When I was a freshman at Dalton State College, my ambition was to become a Emergency Room (ER) or Oncologist Nurse so I could help others in need. However, after failing to be accepted into Dalton State's nursing program for two consecutive years, I lost my sense of purpose and self-drive as a student.
Since I was in middle school, I envisioned myself as a nurse, but now the vision would never become a reality. My college path had come to a haltering dead end. Which path would I take now? I decided to meet with my advisor who strongly advised me to schedule a face-to-face meeting with the Chair of the Department of Communication, Dr. Kris Barton. Initially, I was nervous with meeting Dr. Barton, but the conversations about the field of Communication were extremely insightful and invigorating that I realized in that moment that I wanted to major in Communication. Currently, I'm a senior at Dalton State College and will be apart of the first graduating class receiving a B.A. Communication. Upon completing my undergraduate degree, I realized that there are common misconceptions people have about the purpose of studying Communication and its placement in the workplace.
What is the value of studying Communication?
According to McKinney and Schmitt, Communication is one of the most popular undergraduate majors. One of the reasons for its popularity is the relevance of communication knowledge and skills in relation to succeeding in all aspects of our life. In order to advance in your professional life, you will need to know how to present your ideas effectively, build good interpersonal relationships with colleagues and customers, manage conflicts constructively, and listen thoughtfully through communication. Since you've been communicating all your life, you might ask yourself why do you need to study communication formally. When students practice formal communication, it can improve their skill set. For example, some people have natural talent for music or playing baseball. But, they can become even better musicians or baseball players if they take voice lessons or hire a personal trainer.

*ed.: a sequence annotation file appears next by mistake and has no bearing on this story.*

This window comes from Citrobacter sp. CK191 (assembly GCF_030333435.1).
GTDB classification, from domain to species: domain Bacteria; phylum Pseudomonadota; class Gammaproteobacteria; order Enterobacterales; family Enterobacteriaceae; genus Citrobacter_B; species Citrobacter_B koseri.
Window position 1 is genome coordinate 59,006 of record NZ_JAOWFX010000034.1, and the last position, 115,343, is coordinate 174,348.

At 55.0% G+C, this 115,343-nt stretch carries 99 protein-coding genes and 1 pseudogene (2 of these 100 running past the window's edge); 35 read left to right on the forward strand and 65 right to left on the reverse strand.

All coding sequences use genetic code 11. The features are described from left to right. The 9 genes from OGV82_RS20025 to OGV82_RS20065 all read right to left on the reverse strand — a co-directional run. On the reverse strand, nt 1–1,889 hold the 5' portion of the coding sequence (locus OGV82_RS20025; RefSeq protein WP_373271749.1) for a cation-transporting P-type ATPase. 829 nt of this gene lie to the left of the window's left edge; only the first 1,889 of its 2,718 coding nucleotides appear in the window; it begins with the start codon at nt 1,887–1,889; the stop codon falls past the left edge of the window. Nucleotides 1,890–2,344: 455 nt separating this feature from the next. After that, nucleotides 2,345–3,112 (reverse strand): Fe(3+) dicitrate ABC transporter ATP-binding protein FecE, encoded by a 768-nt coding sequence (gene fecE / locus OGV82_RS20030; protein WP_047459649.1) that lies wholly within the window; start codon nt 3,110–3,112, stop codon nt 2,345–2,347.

Can communication affect my personal life and relationships?
We develop our personal identities through the process of communication and interacting with others. Whether its interacting with teachers, friends, romantic partners, or co-workers, we use communication to express our views. Also, we learn about other people's personalities and how they perceive the world through mass communication and our best friend, social media. In Social Intelligence (2007), Daniel Goldman stated "humans are wired to connect." For that reason, effective communication is the heart of personal relationships. We build connections with others by revealing our private identities, asking questions, working out problems, listening to others, remembering shared history, and making plans for the future. Did you know the primary distinction between relations that last and those that don't last is effective communication? The power of communication can drastically influence all aspects of our life. During the age of globalization, communication skills are vitally important for effective communication where we have daily encounters with people of different races, genders, sexual orientations, ethnicities, religions, and traditions.
What jobs can you receive with a degree in Communication?
If I had a dollar every time someone has said to me "What kind of jobs can you get with a Communication Degree?", then I would be a millionaire. The essence of communication skills lead to success in most careers such as attorneys, accountants, bankers, human resource, journalists, doctors, and other professionals who need communication skills to be effective in the workplace. It's not surprising that most employees list communication skills as one of their top qualities in job candidates. Are you discovering a pattern? A common misconception is students graduating with a Communication degree are only limited to working in strictly communication departments. However, that common misconception is not entirely true. Some Communication majors have went on to become journalists, public relations managers, and broadcasters for television companies. Whether its conducting Communication research, teaching Communication on the collegiate level, or working in a business's marketing department, a Communication degree has endless career opportunities.